the undocumented favorite albums of 2013

Better late than never, right?

Everyone has already put out their Best of 2013 lists, and while I’m not doing that exactly, I did want to mention a few albums that I didn’t write about in 2013.

In no particular order:

London Grammar – If You Wait 

The synth-pop extraordinaires. I was a little late to this album, but am totally in love with it. I unashamedly love pop music, but top forty pop is so lacking lately, in my opinion. Don’t get me wrong, “Wrecking Ball” is actually a really good pop song, but because the video is now seared into my brain, I just can’t vibe with it. Anyway, for the past few years I’ve found myself moving further toward the synth end of pop. London Grammar is a British trio made of Hannah Reid, Dot Major, and Dan Rothman. If we lived in England we could call them a trip hop group, but sadly we don’t and I don’t think anyone in America uses that term.

London Grammar creates this powerful ambient sound that grows incredibly with Hannah Reid’s raspy, brooding voice. The biggest thing this album has for me is balance. It has the slow build and quietness of the xx, but the strength and complexity of Reid’s voice lifts the whole album to another level. A few favorite tracks (though I love the whole album):

  • “Strong” showcases LG’s balancing act, especially as the lyrics mention the tensions of being caught in the middle.
  • Sights” is a perfect soundtrack for winter as Reid sings, “keeping your strength when it gets dark at night”.
  • “Wasting My Young Years” is the kind of song where you go, Damn, I’m glad no one wrote this about me.
  • “Metal and Dust” does a great job exhibiting this group’s instrumentation.

And finally, Hannah Reid crushing this cover of Chris Isaak’s “Wicked Game”.

Valerie June – Pushin’ Against a Stone 

The country soulstress. I realize this isn’t a country album, strictly speaking, but it’s pretty country for me. That said, I am a big Valerie June fan. There are some parts where the album gets too country for me (“Tennessee Time”) but overall I really enjoy the whole thing. Dan Auerbach co-produced the record and co-wrote some of the songs. (Sidebar: are The Black Keys over? I wouldn’t mind if Dan Auerbach just keeps producing solid records.)

Valerie June does a great job at blending many genres: blues, folk, jazz, rock, it’s all in there. And it works. It’s gonna be hard to choose only a few tracks to highlight, but here we go:

  • “Workin’ Woman Blues” is the opening track and one of my favorites. It might be because June’s lyrics feel familiar (as a working woman), but it could also just be that I fucking love when those horns come in. (Sorry for swearing. Watching Weeds and The Wire simultaneously makes me feel like a badass combination drug dealer/gangster/self destructive cop who says fuck a lot.) The music video is kinda lame, in my opinion, but don’t fault the song.
  • “Somebody To Love” is a beautiful song to break your heart.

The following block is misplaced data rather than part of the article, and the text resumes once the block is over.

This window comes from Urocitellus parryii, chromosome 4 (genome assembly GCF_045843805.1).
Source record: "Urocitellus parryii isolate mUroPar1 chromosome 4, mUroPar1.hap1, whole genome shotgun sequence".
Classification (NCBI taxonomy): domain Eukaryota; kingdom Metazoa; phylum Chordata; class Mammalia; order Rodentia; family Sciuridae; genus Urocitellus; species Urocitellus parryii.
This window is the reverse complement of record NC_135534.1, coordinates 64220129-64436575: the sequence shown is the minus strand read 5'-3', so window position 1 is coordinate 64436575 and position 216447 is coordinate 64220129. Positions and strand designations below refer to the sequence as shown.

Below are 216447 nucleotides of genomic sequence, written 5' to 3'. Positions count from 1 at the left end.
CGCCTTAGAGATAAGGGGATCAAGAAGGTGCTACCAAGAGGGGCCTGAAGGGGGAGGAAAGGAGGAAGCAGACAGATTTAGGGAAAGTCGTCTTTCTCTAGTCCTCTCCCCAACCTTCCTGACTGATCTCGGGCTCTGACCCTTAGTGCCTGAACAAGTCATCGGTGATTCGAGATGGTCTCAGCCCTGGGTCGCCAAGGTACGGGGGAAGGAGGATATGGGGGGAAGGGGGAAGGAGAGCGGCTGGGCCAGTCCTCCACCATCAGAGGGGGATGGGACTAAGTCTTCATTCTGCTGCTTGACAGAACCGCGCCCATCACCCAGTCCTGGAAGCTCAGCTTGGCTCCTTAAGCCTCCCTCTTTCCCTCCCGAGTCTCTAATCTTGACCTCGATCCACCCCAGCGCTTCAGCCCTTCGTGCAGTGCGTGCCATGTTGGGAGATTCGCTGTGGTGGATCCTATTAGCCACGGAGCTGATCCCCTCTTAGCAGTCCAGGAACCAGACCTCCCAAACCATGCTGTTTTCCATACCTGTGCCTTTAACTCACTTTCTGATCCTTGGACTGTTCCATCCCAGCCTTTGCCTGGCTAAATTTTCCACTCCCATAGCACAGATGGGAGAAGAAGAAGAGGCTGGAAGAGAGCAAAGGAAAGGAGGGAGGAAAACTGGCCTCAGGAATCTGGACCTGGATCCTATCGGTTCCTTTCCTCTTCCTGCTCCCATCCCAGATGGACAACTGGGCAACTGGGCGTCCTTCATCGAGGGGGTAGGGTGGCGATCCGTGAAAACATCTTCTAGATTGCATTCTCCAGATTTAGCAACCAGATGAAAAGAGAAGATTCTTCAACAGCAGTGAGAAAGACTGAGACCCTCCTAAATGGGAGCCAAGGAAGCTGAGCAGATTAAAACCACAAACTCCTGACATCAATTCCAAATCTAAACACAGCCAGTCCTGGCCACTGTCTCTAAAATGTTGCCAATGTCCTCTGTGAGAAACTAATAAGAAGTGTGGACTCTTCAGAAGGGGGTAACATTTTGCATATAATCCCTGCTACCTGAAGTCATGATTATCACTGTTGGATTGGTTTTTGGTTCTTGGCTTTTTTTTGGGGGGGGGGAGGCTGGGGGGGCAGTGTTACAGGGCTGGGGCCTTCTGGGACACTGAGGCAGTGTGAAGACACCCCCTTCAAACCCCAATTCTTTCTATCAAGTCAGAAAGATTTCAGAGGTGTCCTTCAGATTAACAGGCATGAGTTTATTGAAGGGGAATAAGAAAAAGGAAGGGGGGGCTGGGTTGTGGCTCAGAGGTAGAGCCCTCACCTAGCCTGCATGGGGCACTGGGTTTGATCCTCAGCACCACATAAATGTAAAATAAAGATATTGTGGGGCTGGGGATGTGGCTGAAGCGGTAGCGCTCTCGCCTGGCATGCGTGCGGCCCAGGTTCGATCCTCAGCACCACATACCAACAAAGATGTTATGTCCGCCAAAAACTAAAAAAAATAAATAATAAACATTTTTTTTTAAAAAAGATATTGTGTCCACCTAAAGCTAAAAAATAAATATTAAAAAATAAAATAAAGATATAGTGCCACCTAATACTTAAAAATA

• “You Can’t Be Told” shows off June’s gritty, deep-down-in-your-soul sound.
  • “Pushin’ Against A Stone” is the title track, and opens with this in-your-face guitar reverb.
  • “Shotgun” is a haunting ballad that features June slaying on slide guitar. That live version isn’t great quality, but I think it’s worth seeing her perform this one.

In the year of Yeezus, I say this album has real swagger.

Vampire Weekend – Modern Vampires of the City

The indie rock band has proven its worth. Not only did I have fun listening to this album, I was impressed by it. Ezra Koenig showed us he could write lyrics with depth that were littered with spiritual questions. Plus he wrote that hilarious review of Drake. Some favorites:

  • “Everlasting Arms” – This song is deceptive. It’s packaged in upbeat, poppy sounds, but the subject matter is a serious consideration of serving a master (God) and that master’s benevolence. The chorus, “Hold me in your everlasting arms” is a pretty obvious play on the hymn “Leaning On the Everlasting Arms”. Then there’s the line, “I hummed the Dies Irae as you played the Hallelujah”. The Dies Irae is a centuries old hymn about Judgment Day. Make of that what you will.
  • “Finger Back” is sort of a throwback track to me; it has that old VW sound a la “A-Punk”. And yet it still features the new contemplative Ezra Koenig as he recounts a story of an Orthodox girl who falls in love with a falafel shop employee, who we assume is not Orthodox. The Internet will suggest the employee is of Arab descent, and this song is actually about the Israeli-Palestinian conflict (because, you know, the first two stanzas are obviously about torture and fighting) buuuuuut I’m not signing my name on that yet.

Overall, really enjoyed this album and applaud this band’s growth.

Janelle Monáe – The Electric Lady

I was playing this album at my Halloween party and some of my friends were all, “This is weird, what is this.” So I was all, “IT’S JANELLE MONÁE, AND IT IS WEIRD AND AWESOME.” Janelle Monáe is a post-modern pop, R&B, soul sensation. My favorite track:

  • “Dance Apocalyptic” is a great example of why Monáe succeeds at being both weird and awesome. I often lament the fact that I live in a time when dancing = grinding and dance music = badly remixed pop songs. Even though the tempo is fast when compared to Motown, “Dance Apocalyptic” brings a Motown feel to the 21st Century, especially when Monáe sings, “Smash smash, bang bang / Don’t stop / Chalangalangalang”. The album version doesn’t have the apocalypse news break that the video features, but there’s an extra dose of weird for you.